8. Copperworks American Single Malt Whiskey (Seattle, WA)
7. Colkegan (Santa Fe, NM)
Made from 100% malted barley and double distilled, Copperworks‘ style should be familiar to most. Matured in new American Oak casks that have been given a long toast and #1 char, the distillery is also maturing spirit in sherry and French Oak casks for future release. Keep an eye out for these!
This is a whiskey that brazenly states “it wouldn’t want to be called a Scotch even if it could be” on its website. Them’s fighting words! Santa Fe Spirits’ Colkegan Single Malt was one of the first to use mesquite (a legume found in southwestern United States and Mexico) to smoke the barley. Made from a blend of 30% mesquite and 70% unsmoked barley, the whisky is also interestingly matured at high altitude (7000ft) in a climate-controlled warehouse that ranges the temperatures from freezing cold to swelteringly hot, along with a massive swing in humidity from dry to damp. The climatic changes in the warehouse work the spirit through the casks and add to the complexity of the finished whiskey.
6. Westland Peated American Single Malt Whiskey (Seattle, WA)
5. Stryker Smoked Single Malt (Blanco, TX)
While many American distilleries are smoking their barley with alternative heat sources, Westland Peated mixes good old-fashioned peated barley with five non-peated barleys, including Pale Chocolate Malt, Washington Select Pale Malt and Munich Malt. Matured in new American Oak and first fill ex-Bourbon casks, while it may not be a massive peat monster, it’s sure to be delicious.
Andalusia Whiskey Co’s Revenant is another peated American Single Malt, whereas their Stryker remains true to its home and is smoked with the delicious combination of oak, mesquite and apple wood. Fire up the barbie, this one’s a Texas style BBQ in a bottle.
4. Balcones Texas Single Malt Whiskey (Waco, TX)
3. Del Bac Dorado Mesquite Smoked Single Malt Whiskey (Tucson, AZ)
Perhaps better known for their blue corn whiskey, Balcones also produce a single malt using the first Texas-grown malted barley. The hot summers and massive temperature swings of Texas certainly present challenges when it comes to maturing whiskey, but like we so often do in Australia, the team use barrels of various sizes to mature their spirit, which are plucked when ready and married together in a larger barrel to finish maturation.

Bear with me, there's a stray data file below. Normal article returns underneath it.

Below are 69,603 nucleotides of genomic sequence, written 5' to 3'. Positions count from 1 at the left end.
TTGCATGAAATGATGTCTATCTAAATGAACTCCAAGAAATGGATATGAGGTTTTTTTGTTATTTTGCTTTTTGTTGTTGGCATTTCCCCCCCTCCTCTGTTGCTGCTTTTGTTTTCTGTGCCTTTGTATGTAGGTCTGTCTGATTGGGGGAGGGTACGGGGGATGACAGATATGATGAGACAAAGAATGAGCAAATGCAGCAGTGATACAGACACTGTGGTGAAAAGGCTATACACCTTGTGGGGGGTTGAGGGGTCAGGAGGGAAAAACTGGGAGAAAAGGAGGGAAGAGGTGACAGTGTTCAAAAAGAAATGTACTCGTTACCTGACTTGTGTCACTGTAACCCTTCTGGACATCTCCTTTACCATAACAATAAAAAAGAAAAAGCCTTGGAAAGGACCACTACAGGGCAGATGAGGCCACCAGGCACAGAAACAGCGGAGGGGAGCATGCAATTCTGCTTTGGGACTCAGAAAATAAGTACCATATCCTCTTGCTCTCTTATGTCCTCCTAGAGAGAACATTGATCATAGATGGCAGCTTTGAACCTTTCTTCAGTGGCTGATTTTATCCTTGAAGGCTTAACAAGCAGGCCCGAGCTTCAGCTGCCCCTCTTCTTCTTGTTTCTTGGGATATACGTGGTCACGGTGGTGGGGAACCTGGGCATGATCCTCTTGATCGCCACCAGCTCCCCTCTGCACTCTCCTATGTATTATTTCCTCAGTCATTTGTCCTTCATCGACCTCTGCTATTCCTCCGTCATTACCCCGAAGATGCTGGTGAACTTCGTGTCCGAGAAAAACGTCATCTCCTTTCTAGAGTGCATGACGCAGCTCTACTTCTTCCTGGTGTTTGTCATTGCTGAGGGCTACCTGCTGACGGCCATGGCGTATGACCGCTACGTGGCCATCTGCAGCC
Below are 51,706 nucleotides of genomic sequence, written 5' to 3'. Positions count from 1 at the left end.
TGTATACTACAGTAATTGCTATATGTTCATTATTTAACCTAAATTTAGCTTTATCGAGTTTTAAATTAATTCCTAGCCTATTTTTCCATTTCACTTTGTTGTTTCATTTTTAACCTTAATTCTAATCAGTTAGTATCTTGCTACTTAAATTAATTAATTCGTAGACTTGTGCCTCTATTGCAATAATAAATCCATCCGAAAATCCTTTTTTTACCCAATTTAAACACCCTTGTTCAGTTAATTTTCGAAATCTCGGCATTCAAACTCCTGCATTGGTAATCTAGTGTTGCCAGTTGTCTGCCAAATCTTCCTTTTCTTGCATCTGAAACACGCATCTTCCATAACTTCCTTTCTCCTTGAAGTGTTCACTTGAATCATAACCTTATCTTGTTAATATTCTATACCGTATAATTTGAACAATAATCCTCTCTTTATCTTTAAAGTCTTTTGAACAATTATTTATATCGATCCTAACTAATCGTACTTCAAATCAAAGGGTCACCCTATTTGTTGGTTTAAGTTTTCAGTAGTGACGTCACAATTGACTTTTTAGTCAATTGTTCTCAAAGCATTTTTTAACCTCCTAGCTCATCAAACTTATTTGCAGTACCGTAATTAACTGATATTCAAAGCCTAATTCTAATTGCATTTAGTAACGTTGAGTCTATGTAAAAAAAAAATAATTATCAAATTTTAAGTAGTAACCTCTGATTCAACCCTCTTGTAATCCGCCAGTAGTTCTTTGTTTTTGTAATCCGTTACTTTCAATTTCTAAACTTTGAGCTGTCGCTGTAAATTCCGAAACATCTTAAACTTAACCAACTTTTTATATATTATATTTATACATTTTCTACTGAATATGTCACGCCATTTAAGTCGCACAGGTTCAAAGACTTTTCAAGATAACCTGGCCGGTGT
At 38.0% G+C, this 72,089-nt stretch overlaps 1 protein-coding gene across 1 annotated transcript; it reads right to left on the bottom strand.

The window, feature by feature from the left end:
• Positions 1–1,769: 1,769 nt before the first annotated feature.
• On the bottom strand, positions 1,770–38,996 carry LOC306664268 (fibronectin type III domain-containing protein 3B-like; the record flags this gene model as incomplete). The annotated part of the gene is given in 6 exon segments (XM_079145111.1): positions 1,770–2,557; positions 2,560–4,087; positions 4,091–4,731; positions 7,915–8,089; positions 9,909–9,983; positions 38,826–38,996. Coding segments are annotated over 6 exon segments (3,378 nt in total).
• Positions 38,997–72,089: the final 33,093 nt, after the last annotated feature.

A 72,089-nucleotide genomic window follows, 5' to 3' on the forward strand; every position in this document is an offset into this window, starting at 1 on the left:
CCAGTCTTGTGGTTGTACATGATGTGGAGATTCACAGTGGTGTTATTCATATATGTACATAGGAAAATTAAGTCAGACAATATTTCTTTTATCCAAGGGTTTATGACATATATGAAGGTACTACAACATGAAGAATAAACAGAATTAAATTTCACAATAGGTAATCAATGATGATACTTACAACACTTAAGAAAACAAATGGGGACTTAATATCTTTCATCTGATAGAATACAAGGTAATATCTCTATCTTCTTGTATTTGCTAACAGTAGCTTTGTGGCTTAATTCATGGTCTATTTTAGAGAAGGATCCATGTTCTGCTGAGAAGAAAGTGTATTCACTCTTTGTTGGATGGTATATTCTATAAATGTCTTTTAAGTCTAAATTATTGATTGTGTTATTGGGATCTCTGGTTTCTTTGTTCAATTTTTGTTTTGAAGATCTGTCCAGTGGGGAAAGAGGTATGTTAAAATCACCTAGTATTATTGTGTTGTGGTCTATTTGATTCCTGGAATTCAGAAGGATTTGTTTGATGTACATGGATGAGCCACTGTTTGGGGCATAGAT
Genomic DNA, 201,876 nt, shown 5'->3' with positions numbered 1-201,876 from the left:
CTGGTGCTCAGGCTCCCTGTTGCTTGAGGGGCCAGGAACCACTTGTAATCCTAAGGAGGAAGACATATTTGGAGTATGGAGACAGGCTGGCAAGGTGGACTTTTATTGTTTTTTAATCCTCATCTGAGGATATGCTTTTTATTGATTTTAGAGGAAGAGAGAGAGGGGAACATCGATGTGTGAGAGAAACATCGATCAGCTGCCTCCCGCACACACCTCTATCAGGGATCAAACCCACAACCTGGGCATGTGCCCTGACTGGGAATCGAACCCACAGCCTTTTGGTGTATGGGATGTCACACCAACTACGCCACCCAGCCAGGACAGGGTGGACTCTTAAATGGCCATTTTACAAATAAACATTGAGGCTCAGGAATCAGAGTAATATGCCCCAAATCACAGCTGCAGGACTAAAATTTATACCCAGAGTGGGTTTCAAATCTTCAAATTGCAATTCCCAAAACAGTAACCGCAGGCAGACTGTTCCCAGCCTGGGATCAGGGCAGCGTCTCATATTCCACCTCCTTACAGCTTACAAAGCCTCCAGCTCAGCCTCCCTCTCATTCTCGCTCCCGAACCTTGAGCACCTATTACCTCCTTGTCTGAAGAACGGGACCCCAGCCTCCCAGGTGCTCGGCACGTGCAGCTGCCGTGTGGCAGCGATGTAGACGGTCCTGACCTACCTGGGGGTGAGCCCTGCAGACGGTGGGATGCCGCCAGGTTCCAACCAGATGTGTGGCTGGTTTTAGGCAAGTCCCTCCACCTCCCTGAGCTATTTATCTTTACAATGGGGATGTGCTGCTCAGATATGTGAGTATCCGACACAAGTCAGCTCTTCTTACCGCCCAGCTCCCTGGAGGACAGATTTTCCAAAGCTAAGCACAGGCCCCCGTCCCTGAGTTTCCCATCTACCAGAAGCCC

Another smoky offering, but again there’s no peat here. Del Bac is another to use mesquite to smoke the barley they use in Dorado, in true American Southwestern style. This results in a spicy taste that goes well with BBQ, or even better with tacos.
2. Corsair Triple Smoke (Nashville, TN)
1. Westward Oregon Pinot Noir Cask American Single Malt Whiskey created exclusively for The Whisky Club (Portland, OR)
One of the big differences we’ve learned so far between American and Scotch Single Malt is that they like to smoke their barley with stuff that’s not peat. The Corsair Triple Smoke’s barley is a combination of peat, cherry wood, and beechwood, the result a deeply complex whiskey. Triple Smoke is regarded as their defining whiskey, the team describing their range of whiskey as “handcrafted small-batch ultra-premium booze for badasses”.
Westward Whiskey produce all their whiskey from scratch. To that end, they’re actually Portland’s largest brewer (that’s saying something!) and they don’t even make beer. Lead distiller Miles Munroe weaved pure magic to create this unrepeatable Limited Edition for the Club. It’s absolutely bursting with sweet dried figs, ripe plums, brown sugar and fragrant pipe tobacco on the nose before rolling into creamy grain, fresh melon and raisin on the palate, and finishing decadently with English toffee, leather and a touch of white pepper.
Made from scratch using two-row Pacific Northwest barley fermented with ale yeast, double pot distilled and matured in #2 char new oak casks before finishing in ex-Oregon Pinot Noir wine casks; Westward Oregon Pinot Noir Cask American Single Malt Whiskey, Created Exclusively for The Whisky Club is about to become your fav new whiskey too.